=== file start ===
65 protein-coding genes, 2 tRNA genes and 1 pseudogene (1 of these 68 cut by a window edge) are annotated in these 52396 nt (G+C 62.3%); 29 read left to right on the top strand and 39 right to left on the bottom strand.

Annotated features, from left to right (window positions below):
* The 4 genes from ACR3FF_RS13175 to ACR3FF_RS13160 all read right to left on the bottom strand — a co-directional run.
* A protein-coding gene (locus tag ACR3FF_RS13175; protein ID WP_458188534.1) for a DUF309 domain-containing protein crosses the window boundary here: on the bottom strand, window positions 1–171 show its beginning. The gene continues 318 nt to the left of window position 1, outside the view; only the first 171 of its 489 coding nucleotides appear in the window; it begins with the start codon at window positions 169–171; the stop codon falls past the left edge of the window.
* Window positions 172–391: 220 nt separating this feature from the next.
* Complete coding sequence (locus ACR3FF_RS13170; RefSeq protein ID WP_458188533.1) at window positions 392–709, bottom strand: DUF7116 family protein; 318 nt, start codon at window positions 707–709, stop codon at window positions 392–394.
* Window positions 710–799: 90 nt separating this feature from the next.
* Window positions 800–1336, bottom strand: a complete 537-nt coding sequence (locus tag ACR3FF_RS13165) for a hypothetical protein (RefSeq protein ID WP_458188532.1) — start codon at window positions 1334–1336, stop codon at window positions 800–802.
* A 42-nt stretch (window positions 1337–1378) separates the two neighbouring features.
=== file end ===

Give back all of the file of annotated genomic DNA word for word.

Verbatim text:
65 protein-coding genes, 2 tRNA genes and 1 pseudogene (1 of these 68 cut by a window edge) are annotated in these 52396 nt (G+C 62.3%); 29 read left to right on the top strand and 39 right to left on the bottom strand.

Annotated features, from left to right (window positions below):
* The 4 genes from ACR3FF_RS13175 to ACR3FF_RS13160 all read right to left on the bottom strand — a co-directional run.
* A protein-coding gene (locus tag ACR3FF_RS13175; protein ID WP_458188534.1) for a DUF309 domain-containing protein crosses the window boundary here: on the bottom strand, window positions 1–171 show its beginning. The gene continues 318 nt to the left of window position 1, outside the view; only the first 171 of its 489 coding nucleotides appear in the window; it begins with the start codon at window positions 169–171; the stop codon falls past the left edge of the window.
* Window positions 172–391: 220 nt separating this feature from the next.
* Complete coding sequence (locus ACR3FF_RS13170; RefSeq protein ID WP_458188533.1) at window positions 392–709, bottom strand: DUF7116 family protein; 318 nt, start codon at window positions 707–709, stop codon at window positions 392–394.
* Window positions 710–799: 90 nt separating this feature from the next.
* Window positions 800–1336, bottom strand: a complete 537-nt coding sequence (locus tag ACR3FF_RS13165) for a hypothetical protein (RefSeq protein ID WP_458188532.1) — start codon at window positions 1334–1336, stop codon at window positions 800–802.
* A 42-nt stretch (window positions 1337–1378) separates the two neighbouring features.